If you need medical attention from one of the publicly run hospitals in Somaliland such as Hargeisa Group Hospital, make sure you bring with you latex gloves, syringes and most of the basic medical provision you will need. Should you be unfortunate not to have these basic medical supplies with you, the nurse of the doctor will simply move on to the next patient.

While government-run hospitals such as Hargeisa Group Hospital are much cheaper than their privately owned counterparts, every service you may need including the hospital stay is a service you will have to pay for separately and if you need white-glove service, obviously it’s an extra charge.

There are public hospitals in most major cities in Somaliland and Hargeisa Group Hospital is the largest in the country and was built in 1950 to serve 20 to 30 thousand people now serves more than half a million a year with no significant changes or upgrades.

We have visited Hargeisa Group Hospital and spoke to doctors and other medical professionals and patients to understand their experience of Somaliland’s public hospitals.

In the past, people lost their lives because basic medical services were inadequate in Hargeisa Group Hospital.

One person we spoke to told us stated that a relative passed away because the person in charge of the hospital oxygen supply was unavailable. Another patient died of her gunshot wounds because lifesaving surgery could not be performed without the anesthesiologist who went home for the night.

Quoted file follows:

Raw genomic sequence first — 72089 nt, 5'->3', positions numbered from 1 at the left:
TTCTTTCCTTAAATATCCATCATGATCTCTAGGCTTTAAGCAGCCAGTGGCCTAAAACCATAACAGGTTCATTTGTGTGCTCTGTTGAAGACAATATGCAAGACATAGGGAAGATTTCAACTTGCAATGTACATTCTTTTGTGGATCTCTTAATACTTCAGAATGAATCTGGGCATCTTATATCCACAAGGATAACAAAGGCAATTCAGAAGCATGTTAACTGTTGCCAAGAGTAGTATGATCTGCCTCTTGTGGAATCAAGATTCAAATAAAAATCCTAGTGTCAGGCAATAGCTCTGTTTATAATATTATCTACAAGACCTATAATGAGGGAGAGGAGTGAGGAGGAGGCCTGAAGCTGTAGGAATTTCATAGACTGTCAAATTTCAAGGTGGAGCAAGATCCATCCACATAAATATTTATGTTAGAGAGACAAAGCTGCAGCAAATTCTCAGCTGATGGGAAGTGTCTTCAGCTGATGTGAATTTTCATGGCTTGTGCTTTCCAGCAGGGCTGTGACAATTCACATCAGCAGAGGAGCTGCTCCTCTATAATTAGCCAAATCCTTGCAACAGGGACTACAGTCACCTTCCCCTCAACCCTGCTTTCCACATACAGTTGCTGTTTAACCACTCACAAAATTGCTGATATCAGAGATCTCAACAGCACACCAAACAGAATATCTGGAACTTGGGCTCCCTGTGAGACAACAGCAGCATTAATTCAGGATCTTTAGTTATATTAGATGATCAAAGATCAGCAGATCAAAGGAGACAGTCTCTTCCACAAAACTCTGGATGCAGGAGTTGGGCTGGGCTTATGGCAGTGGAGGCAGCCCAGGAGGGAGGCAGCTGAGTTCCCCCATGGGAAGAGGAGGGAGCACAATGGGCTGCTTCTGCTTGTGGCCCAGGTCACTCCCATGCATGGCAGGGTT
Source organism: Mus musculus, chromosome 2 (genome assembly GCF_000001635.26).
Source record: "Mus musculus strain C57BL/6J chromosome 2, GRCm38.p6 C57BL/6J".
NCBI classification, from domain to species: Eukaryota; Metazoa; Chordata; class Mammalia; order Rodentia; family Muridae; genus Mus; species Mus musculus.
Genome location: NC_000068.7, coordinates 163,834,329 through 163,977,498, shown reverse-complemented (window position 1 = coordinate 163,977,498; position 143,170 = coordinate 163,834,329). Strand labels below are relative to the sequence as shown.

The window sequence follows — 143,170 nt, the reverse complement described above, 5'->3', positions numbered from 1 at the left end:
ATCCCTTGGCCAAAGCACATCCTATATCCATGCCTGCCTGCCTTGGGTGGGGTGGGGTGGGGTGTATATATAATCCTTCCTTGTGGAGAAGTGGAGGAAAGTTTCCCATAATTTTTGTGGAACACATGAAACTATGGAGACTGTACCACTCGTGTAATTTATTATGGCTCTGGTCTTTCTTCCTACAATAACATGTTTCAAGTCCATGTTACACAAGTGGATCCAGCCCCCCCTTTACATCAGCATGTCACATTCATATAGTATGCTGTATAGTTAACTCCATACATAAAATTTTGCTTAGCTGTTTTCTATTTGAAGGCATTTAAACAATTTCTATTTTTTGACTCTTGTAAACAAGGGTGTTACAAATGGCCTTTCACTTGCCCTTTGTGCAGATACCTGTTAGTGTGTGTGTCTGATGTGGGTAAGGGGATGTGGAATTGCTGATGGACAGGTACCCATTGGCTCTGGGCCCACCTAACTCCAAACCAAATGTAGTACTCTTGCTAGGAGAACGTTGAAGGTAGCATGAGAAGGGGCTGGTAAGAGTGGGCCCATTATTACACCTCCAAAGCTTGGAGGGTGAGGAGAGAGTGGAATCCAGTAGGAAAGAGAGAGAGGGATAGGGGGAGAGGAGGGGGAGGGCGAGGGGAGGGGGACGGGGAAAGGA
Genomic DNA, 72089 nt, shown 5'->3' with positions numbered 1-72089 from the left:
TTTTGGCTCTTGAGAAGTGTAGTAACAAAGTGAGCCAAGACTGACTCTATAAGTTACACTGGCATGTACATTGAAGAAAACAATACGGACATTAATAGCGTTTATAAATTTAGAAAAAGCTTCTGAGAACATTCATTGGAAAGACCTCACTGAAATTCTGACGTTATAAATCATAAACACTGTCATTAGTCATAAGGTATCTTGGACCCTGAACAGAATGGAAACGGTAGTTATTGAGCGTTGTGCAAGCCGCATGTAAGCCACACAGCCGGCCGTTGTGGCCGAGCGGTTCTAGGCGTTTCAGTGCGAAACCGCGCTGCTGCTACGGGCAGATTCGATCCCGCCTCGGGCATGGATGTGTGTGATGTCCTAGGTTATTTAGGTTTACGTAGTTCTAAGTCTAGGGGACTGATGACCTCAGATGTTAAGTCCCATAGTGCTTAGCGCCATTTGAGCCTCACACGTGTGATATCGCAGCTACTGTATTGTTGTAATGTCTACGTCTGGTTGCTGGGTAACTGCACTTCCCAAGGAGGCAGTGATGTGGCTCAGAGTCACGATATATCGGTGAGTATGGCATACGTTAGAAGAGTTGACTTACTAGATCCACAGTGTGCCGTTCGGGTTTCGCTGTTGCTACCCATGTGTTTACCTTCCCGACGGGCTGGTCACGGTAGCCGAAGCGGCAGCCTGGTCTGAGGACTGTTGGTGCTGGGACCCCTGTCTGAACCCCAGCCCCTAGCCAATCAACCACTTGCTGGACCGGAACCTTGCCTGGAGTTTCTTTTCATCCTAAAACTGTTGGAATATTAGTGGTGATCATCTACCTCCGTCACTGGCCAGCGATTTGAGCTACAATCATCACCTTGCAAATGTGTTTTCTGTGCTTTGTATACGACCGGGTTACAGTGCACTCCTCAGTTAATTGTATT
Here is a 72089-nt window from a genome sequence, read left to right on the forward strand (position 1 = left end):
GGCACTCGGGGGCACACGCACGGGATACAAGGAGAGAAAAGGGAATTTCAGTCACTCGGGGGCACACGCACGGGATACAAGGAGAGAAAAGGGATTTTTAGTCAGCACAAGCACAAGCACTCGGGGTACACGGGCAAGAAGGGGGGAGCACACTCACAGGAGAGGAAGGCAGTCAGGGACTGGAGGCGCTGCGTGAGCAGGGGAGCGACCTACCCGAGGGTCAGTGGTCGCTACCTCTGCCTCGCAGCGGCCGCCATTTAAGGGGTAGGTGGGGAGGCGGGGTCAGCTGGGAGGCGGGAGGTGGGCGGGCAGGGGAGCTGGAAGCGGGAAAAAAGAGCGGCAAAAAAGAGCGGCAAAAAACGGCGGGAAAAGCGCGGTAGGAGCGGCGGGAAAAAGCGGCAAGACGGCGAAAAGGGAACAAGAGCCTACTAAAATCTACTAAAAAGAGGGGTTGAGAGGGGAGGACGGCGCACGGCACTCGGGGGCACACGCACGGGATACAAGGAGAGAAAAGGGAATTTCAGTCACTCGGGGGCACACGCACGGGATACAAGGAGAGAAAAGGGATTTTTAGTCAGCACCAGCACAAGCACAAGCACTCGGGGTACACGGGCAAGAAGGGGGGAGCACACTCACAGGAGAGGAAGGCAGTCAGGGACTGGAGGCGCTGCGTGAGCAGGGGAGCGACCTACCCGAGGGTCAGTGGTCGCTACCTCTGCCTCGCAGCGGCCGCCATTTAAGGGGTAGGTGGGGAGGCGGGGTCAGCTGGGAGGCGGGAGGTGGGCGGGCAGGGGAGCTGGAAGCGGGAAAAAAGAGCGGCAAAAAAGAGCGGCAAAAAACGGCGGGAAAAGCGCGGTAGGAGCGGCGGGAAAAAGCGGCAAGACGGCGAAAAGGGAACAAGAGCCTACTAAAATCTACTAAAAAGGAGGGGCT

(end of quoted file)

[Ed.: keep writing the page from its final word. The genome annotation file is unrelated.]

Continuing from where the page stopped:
It is important to note that these incidents particular incidents took place few years ago and we have confirmed that both departments are manned 24/7.

While many say the conditions at Hargeisa Group Hospital have substantially improved, others point to staff that are focused on ensuring they get paid a fee to place a patient in one of the payment based rooms than the wellbeing and care of patients.

How is Hargeisa Group Hospital Funded?

Healthcare is the very expensive and consumes a large part of most nation’s GDP, but in Somaliland, the Ministry of Health Development has the 6th largest budget in 2019 at 73 billion Somaliland Shillings or roughly 8.6 million US dollars.

Only 1.3 million dollars is allocated for activities directly related to public hospitals. It is not clear how much the government has earmarked to individual hospitals and specially Hargeisa Group Hospital.

Many expansion and renovation projects are funded by aid agencies including EU, UNHCR, Danish Refugee Council, IOM, and MIDA FINNSOM.

Other agencies fund various departments of the hospital such as the maternity and neonatal, maternity and the dialysis departments.

The hospital itself generates significant revenue from various services it provides including hospital stay in the rooms. The prices are 8 US dollars for the older rooms and there are 34 of them and 15 US dollars for the24 newer rooms and according to current employees of the hospital, there are rarely any vacancies. The room occupancy alone could conservatively generate well over 200,000 US dollars a year.

Rooms Price Day Annual
24  $  15.00  $  360.00  $  131,400.00
34  $    8.00  $  272.00  $    99,280.00
Annual room Rental  $  230,680.00

While there are no free services at Hargeisa Group Hospital, its fees are substantially cheaper than the privately owned medical facilities and there is also a waiver system for those that cannot pay.

According to a midlevel employee of Hargeisa Group Hospital who spoke on condition of anonymity, none of the revenue the hospital generates goes into government coffers where it can be properly accounted for and ensure that hospital running costs are actually paid and funds set aside to purchase or replace aging equipment.

In fact, according to the same employee, every Section Manager from the Ministry of Health was drawing a bonus of 700 US dollars a month from the hospital. Who approved these payments and how long this has been the case are unknown. The new Manager of Hargeisa Group Hospital Mr. Yassin Abdi suspended these payments.